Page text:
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Sperm entering the epididymis show weak treatment 4 high blood pressure cyklokapron 500mg with visa, random movement symptoms 4 weeks order cyklokapron 500mg with amex, and for the most part they are incapable of fertilization; spermatozoa from the distal epididymis show strong treatment 5th metatarsal shaft fracture order cyklokapron 500 mg with amex, unidirectional motility and are capable of fertilization treatment 2nd degree burn cyklokapron 500 mg on line. Sperm are slowly propelled through the long ductus epididymidis by peristaltic contractions of its muscular walls. During their passage through the epididymis, spermatozoa show continued differentiation of the acrosome and sperm head, as well as progressive increase in the fertilizing capacity. Sperm require the environment provided by the epididymis to become physiologically mature and viable. Although the maturation process is androgen-dependent, how the various segments of the epididymis control and regulate the physiologic maturation of spermatozoa is unknown. Because of its thick muscular wall, it can contract forcibly and, in coordination with the wall of the ductus deferens, empty stored sperm into the prostatic urethra. During ejaculation, the primary accessory sex glands contribute successively to the seminal fluid. The bulbourethral and intraepithelial urethral glands secrete fluids that lubricate the urethra during sexual arousal and erection of the penis. At the onset of ejaculation, muscular tissue of the prostatic stroma contracts, discharging the secretory product into the prostatic urethra. Sperm and their suspending fluids are expelled from the distal ductus epididymidis and ductus deferens. The last component added to the ejaculate is the viscous secretion of the seminal vesicles. This secretion is rich in fructose, an important energy source for the active, motile spermatozoa. Seminal vesicles also secrete prostaglandins in high concentration, that stimulate contractions within the female reproductive tract that aid in moving spermatozoa to the site of fertilization (ampulla of the oviduct). The final phase of physiologic maturation of spermatozoa is capacitation and occurs in the female reproductive tract, substantially increasing the number of spermatozoa that are capable of fertilization. Testosterone and its metabolites are vital for the male reproductive system to develop properly and to maintain normal structure and function. Testosterone levels are high during in utero development and produce the male phenotype. Testosterone levels rise steeply at puberty, plateau in the adult and slowly decline in old age. It is through this feedback system that normal testosterone levels are maintained. Although not genital organs, the mammary glands are important accessory organs of the female reproductive system. For the first 10 or 11 years of life, the reproductive organs remain immature and growth parallels that of the body generally. During the 2 to 3 years prior to the first menstrual period, the generative organs increase in size, the breasts enlarge, and pubic and axillary hair appears. Following the first menses and thereafter throughout the reproductive period, the ovaries, oviducts, uterus, vagina, and mammary glands undergo cyclic changes in function and structure associated with the menstrual cycle and pregnancy. During menopause, the cycles become irregular and eventually cease; in the postmenopausal period the reproductive organs atrophy. Elastic fibers are associated mainly with blood vessels and otherwise are rare in the cortex. Scattered throughout the cortical tissue are the ovarian follicles, whose size varies with their stage of development. Immediately beneath the surface epithelium, the connective tissue of the cortex is less cellular and more compact, forming a dense layer called the tunica albuginea. The stroma of the medulla consists of a loose connective tissue that is less cellular than that of the cortex and contains many elastic fibers and smooth muscle cells. Numerous large, tortuous blood vessels, lymphatics, and nerves also are present in the medulla. At puberty, the human ovary contains 300,000 to 400,000 ova embedded in the cortical stroma, but only a few reach maturity and are ovulated. During the menstrual cycle, several follicles (15-25) begin to grow and develop, but only one attains full maturity; the rest degenerate. The size of the follicle and the thickness of the epithelial envelope vary with the stage of development. During their growth, the follicles undergo a sequence of changes in which primordial, primary, secondary, and mature follicles can be distinguished.

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Cardiac muscle develops from mesenchyme (the myoepithelial mantle) that envelops the endocardial tube of the embryonic heart medicine mountain scout ranch cyklokapron 500 mg otc. With the synthesis of myofilaments symptoms melanoma generic cyklokapron 500mg without a prescription, the cells elongate and become myoblasts medicine misuse definition generic cyklokapron 500mg mastercard, which soon begin rhythmic contractions treatment lice generic 500mg cyklokapron. Cell division continues into postnatal life but subsequently gives way to hypertrophy as the means of further growth. The sites of desmosomal unions between cells transform into the intercalated discs. Formation of Ttubules characterizes the final stage of development of mammalian cardiac muscle. The tubules arise from invaginations of the sarcolemma late in the prenatal period. Smooth muscle arises from the mesenchyme at various sites in the embryo where smooth muscle ordinarily will occur in the adult. The undifferentiated cells in these areas continue to divide until they become confluent, after which individual cells, the myoblasts, differentiate. The myoblasts elongate and take on the fusiform shape characteristic of adult smooth muscle cells; early in development the myoblasts resemble fibroblasts. The cytoplasm contains abundant free ribosomes, granular endoplasmic reticulum, and mitochondria, and Golgi complexes are prominent. Few filaments are present initially, but as the smooth muscle cell develops, bundles of thin filaments appear in association with dense bodies. Concomitant with the appearance of filaments, cytoplasmic organelles decrease in number. Attachment plaques along the cell membrane, plasmalemmal vesicles, and a external lamina appear at the same time or a little later than the thick filaments. In the newborn, myofilaments are small and usually restricted to the cytoplasm at the edge of the cell. Granular endoplasmic reticulum and Golgi elements are prominent and extend throughout the cell. The smooth muscle of the iris is commonly thought to be derived from cells near the margin of the optic cup and therefore is of ectodermal origin. Summary Nerve impulses reaching the myoneural junctions of skeletal muscle cells cause release of acetylcholine contained within the synaptic vesicles. This neurotransmitter diffuses across the synaptic trough, the surface area of which is greatly increased by the junctional folds. Acetylcholine causes depolarization of the sarcolemma at the motor end-plate, from which an excitation wave (action potential) sweeps over the surface of the muscle fiber and, by means of the T-system, is delivered to all the myofibrils throughout the fiber. At the triads, the impulse is passed to the sarcoplasmic reticulum, causing release of calcium ions from the terminal cisternae. Free calcium ions activate the myosin-actin interaction through the intervention of tropomyosin and troponin. Troponin acts as a calcium receptor that, in the presence of increased calcium ion, is thought to cause conformational changes in the tropomyosin, bringing about the interaction of myosin and actin. As the actin filaments slide past the myosin filaments to penetrate more deeply between them, the length of each sarcomere is reduced, resulting in an overall shortening of each myofibril and thus of each fiber. The tension generated is transmitted in succession to the sarcolemma, the external lamina, the connective tissue sheath, and then to a tendon or other muscle attachment. Muscle spindles serve as stretch receptors and coordinate the degree of muscle contraction with the strength of the stimulus. Tendon organs sense the stresses produced by the muscle contractions and prevent them from becoming excessive. The function of skeletal muscle depends on the precise alignment of actin and myosin filaments within each myofibril. A complex skeleton of accessory proteins (myomesin, -actinin, desmin, titin) supports the myofilaments, maintains their alignment, and holds them in register to each other. Intermediate filaments of the cytoskeleton (desmin) link adjacent myofibrils and maintain their register as well as linking them to the lateral aspects of the sarcolemma.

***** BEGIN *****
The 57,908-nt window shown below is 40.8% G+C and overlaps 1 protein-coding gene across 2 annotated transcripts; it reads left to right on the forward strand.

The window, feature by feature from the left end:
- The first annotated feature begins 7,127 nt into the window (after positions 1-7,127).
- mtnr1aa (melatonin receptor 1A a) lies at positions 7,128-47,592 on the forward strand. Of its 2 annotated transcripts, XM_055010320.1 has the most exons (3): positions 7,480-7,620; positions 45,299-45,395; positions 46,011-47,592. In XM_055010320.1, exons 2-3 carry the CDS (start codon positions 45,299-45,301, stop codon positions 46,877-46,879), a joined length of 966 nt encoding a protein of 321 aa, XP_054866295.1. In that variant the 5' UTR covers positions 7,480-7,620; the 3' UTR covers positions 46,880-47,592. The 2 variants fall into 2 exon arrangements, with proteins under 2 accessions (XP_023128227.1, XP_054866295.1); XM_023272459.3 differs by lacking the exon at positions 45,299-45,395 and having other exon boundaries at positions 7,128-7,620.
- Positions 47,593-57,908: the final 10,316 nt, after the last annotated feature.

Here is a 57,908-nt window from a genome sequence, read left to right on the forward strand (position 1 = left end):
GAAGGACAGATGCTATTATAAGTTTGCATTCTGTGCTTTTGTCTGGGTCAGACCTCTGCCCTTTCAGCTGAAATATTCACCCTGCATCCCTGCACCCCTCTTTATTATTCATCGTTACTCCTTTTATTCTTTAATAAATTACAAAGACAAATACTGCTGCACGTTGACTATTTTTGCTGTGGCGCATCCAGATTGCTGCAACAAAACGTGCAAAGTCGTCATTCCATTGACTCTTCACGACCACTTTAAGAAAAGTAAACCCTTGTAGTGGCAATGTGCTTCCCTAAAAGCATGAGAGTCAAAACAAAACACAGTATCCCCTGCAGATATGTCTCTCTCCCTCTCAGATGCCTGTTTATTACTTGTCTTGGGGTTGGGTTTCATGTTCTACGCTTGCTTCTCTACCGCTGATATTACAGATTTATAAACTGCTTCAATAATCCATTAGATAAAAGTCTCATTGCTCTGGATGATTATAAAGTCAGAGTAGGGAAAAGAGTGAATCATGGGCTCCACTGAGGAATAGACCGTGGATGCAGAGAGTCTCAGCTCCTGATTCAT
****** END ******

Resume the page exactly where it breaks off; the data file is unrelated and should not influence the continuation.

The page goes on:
Antibody levels and effector T-cell activity gradually decline after an infection is cleared medications pancreatitis order cyklokapron 500 mg on line. Reinfection at later times leads to symptoms stomach ulcer buy discount cyklokapron 500 mg rapid increases in antibody and effector T cells owing to symptoms 5 days past ovulation cheap cyklokapron 500mg immunological memory symptoms strep throat discount 500 mg cyklokapron overnight delivery, and infection can be mild or even inapparent. Resolution of an infection is accompanied by the death of most of the effector cells and the generation of memory cells. When an infection is effectively repelled by the adaptive immune system, two things occur. The first is the removal of most of the effector cells, as part of the restoration of tissue integrity. The immune system has well-developed mechanisms for getting rid of cells that have outlasted their usefulness. Most unwanted effector cells die by apoptosis, a process used by all multicellular eukaryotic organisms to remove unwanted cells. The actions of effector cells remove the specific stimulus that originally recruited them. The dying cells are rapidly cleared by macrophages, which recognize the membrane lipid phosphatidylserine. This lipid is normally found only on the inner surface of the plasma membrane, but in apoptotic cells it rapidly redistributes to the outer surface, where it can be recognized by specific receptors on phagocytes. Thus, not only does the ending of infection lead to the removal of the pathogen, it also leads to the loss of most of the pathogen-specific effector cells. However, some of the effector cells are retained, and these provide the raw material for memory T-cell and B-cell responses. These are crucially important to the operation of the adaptive immune system, as we will argue in Chapter 15. The memory T cells, which we will consider at the end of this chapter, are retained virtually forever. However, the mechanisms underlying the decision to induce apoptosis in the majority of effector cells and retain only a few are not known. It seems likely that the answer will lie in the cytokines produced by the environment or by the T cells themselves. The adaptive immune response is required for effective protection of the host against pathogenic microorganisms. The response of the innate immune system to pathogens helps initiate the adaptive immune response, as interactions with these pathogens lead to the production of cytokines and the activation of dendritic cells to activated antigenpresenting cell status. The antigens of the pathogen are transported to local lymphoid organs by these migrating antigen-presenting cells and presented to antigen-specific naive T cells that continuously recirculate through the lymphoid organs. T-cell priming and the differentiation of armed effector T cells occur here on the surface of antigenloaded dendritic cells, and the armed effector T cells either leave the lymphoid organ to effect cell-mediated immunity in sites of infection in the tissues, or remain in the lymphoid organ to participate in humoral immunity by activating antigen-binding B cells. Ideally, the adaptive immune response eliminates the infectious agent and provides the host with a state of protective immunity against reinfection with the same pathogen. The immune system may be viewed as an organ that is distributed throughout the body to provide host defense against pathogens wherever these may enter or spread. Within the immune system, a series of anatomically distinct compartments can be distinguished, each of which is specially adapted to generate a response to pathogens present in a particular set of body tissues. The previous part of the chapter illustrated the general principles underlying the initiation of an adaptive immune response in the compartment comprising the peripheral lymph nodes and spleen. This is the compartment that responds to antigens that have entered the tissues or spread into the blood. Two further distinct compartments are those of the body cavities (peritoneum and pleura) and the skin. The first is that immune responses induced within one compartment are largely confined in expression to that particular compartment. The second is that lymphocytes are restricted to particular compartments by expression of homing receptors that are bound by ligands, known as addressins, that are specifically expressed within the tissues of the compartment. We will illustrate the concept of compartmentalization of the immune system by considering the mucosal immune system. They are thin and permeable barriers to the interior of the body because of their physiological activities in gas exchange (the lungs), food absorption (the gut), sensory activities (eyes, nose, mouth, and throat), and reproduction (uterus and vagina). The necessity for permeability of the surface lining these sites creates obvious vulnerability to infection and it is not surprising that the vast majority of infectious agents invade the human body through these routes.